Belinda jumps in before mum has a chance to reveal any further uncomfortable details. “Oh I don’t have anything to do with that!” Her nostrils flare and she shakes her head slightly. “I don’t do any of the air-filled organs like the stomach or the lungs. I only do the liquid-filled ones.”  All we can do is smile tightly and move on. The ultrasound continues and I try to make some sense of the greyish blobs on the screen.  I am very familiar with the machine and the process: it is exactly the same as for a pregnancy ultrasound, but without the excitement. There is no growing foetus, only blobs which, for all I know, could be growing metastases. What are those little spots on the kidney screen, I wonder? What about the shadow on the screen called liver? Belinda refuses to tell us anything. “No,” she chops. “Talk to your doctor.” She finishes, hands mum a kleenex, smiles vacantly and is gone. I wonder how a health professional could be so cold. Would it have hurt her to say “I’m sorry to hear about your cancer”? Or to wish mum luck with everything? The more I think about it the more I want to slap her.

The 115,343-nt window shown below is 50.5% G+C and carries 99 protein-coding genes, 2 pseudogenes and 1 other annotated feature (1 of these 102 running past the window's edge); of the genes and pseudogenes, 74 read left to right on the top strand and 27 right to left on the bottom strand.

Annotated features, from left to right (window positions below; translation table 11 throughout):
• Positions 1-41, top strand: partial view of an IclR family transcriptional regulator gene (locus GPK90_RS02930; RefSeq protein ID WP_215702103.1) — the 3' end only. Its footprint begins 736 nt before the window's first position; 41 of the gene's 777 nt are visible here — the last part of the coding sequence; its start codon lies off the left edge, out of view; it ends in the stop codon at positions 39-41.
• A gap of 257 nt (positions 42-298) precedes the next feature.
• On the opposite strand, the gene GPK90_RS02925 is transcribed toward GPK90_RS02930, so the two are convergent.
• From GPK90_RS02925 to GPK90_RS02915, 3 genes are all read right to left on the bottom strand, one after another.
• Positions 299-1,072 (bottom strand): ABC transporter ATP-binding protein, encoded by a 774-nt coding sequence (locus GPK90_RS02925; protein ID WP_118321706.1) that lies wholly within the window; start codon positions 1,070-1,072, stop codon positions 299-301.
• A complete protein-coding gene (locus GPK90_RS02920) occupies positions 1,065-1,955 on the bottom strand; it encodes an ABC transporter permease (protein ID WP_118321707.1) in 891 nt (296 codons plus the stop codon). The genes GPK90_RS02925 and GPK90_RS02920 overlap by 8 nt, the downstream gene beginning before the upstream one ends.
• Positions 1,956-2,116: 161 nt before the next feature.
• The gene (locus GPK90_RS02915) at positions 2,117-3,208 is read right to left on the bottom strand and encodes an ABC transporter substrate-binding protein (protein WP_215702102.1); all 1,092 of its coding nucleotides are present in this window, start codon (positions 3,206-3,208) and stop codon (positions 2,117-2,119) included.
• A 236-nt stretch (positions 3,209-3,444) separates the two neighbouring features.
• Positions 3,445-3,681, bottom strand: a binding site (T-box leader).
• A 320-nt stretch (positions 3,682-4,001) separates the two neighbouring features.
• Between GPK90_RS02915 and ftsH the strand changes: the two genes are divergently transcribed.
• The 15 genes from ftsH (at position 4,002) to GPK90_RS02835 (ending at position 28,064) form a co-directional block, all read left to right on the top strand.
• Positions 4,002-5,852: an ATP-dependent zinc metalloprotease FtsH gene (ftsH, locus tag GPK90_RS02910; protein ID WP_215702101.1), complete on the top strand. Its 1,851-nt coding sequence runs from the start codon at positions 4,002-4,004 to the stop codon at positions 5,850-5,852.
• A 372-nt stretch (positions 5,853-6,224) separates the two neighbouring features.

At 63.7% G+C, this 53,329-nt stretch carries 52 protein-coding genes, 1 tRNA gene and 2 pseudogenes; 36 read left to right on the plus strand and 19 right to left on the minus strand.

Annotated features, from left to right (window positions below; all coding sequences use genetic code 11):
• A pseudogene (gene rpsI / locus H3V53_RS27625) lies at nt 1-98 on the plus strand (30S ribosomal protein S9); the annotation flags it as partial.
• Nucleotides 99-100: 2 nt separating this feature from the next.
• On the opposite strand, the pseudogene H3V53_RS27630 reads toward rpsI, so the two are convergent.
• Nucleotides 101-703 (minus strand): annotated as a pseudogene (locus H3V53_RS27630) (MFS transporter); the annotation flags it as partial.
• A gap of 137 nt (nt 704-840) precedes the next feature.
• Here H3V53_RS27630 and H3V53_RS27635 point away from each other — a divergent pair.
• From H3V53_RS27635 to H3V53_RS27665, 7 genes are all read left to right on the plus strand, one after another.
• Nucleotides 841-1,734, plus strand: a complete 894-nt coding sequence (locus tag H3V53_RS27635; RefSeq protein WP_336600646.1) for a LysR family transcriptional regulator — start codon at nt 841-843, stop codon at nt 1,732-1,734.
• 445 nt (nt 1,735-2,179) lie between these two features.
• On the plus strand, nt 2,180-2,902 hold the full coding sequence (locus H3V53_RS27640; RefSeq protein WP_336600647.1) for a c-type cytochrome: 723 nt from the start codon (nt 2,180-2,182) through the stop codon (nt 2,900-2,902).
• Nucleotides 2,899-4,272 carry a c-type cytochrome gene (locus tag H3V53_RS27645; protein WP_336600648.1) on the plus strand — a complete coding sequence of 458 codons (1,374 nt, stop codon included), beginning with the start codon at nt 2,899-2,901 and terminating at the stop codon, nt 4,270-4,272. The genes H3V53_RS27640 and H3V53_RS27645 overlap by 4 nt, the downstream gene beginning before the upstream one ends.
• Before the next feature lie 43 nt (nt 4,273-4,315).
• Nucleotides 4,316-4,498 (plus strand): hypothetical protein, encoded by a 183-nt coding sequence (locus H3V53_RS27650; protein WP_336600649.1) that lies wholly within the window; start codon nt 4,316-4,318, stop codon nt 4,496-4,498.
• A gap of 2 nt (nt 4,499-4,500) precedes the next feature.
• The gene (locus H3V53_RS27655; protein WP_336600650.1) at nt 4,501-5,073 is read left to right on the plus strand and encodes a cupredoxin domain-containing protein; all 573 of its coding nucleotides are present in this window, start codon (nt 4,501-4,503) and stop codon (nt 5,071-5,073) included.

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I’ve been wanting to write about this, but I still feel hesitant in re-starting my blog. This will be my first post about mum’s cancer. Will there be a last post one day? When? Under what circumstances? What will be the path ahead?

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Filed under Family matters, Reflections, Uncategorized

Somewhere (a place for us)

I am a long-term fan of renting as a lifestyle. It has many benefits: it’s cheaper than a mortgage, it’s easier to move on when you want a change, someone else has to pay when the hot water service breaks down, and so on. And I have a habit of getting attached to rented houses as if they were my own. That is, I believe that while I was living there, they were my own. The concept of “home” goes so much further than a mortgage. I know the smells, the cracks and peeling paint, the cupboard doors that stick, the creaking floorboards.  Each of my past homes has a special place in my nostalgic heart and I even feel a little violated at the thought that someone else is living there now.

I think I’ve retained a child’s view of the matter, as I was recently reminded by my firstborn (whom I will refer to here as Primo). We were driving home from my mum’s place and Primo asked if we could go to Nonna’s house. I replied that we’d just been to Nonna’s house and now we were going to our own house. But that wasn’t quite correct and I felt I had to elaborate. “Actually it isn’t our own house. It’s somebody else’s house. Soon we will have our own house. But right now we’re going to the house that we’re living in.” He was silent for a moment while he mulled it over, then he simply said “Home.” Wise word for a three-year-old.